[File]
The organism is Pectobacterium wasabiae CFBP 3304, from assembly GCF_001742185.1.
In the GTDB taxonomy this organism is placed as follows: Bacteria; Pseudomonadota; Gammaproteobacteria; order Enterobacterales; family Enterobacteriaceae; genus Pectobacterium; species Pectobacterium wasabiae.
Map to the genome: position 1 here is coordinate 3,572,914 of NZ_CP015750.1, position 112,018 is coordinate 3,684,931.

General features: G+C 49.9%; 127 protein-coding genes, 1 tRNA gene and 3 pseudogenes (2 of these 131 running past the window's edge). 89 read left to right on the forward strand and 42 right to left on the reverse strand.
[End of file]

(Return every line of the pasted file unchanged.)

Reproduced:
The organism is Pectobacterium wasabiae CFBP 3304, from assembly GCF_001742185.1.
In the GTDB taxonomy this organism is placed as follows: Bacteria; Pseudomonadota; Gammaproteobacteria; order Enterobacterales; family Enterobacteriaceae; genus Pectobacterium; species Pectobacterium wasabiae.
Map to the genome: position 1 here is coordinate 3,572,914 of NZ_CP015750.1, position 112,018 is coordinate 3,684,931.

General features: G+C 49.9%; 127 protein-coding genes, 1 tRNA gene and 3 pseudogenes (2 of these 131 running past the window's edge). 89 read left to right on the forward strand and 42 right to left on the reverse strand.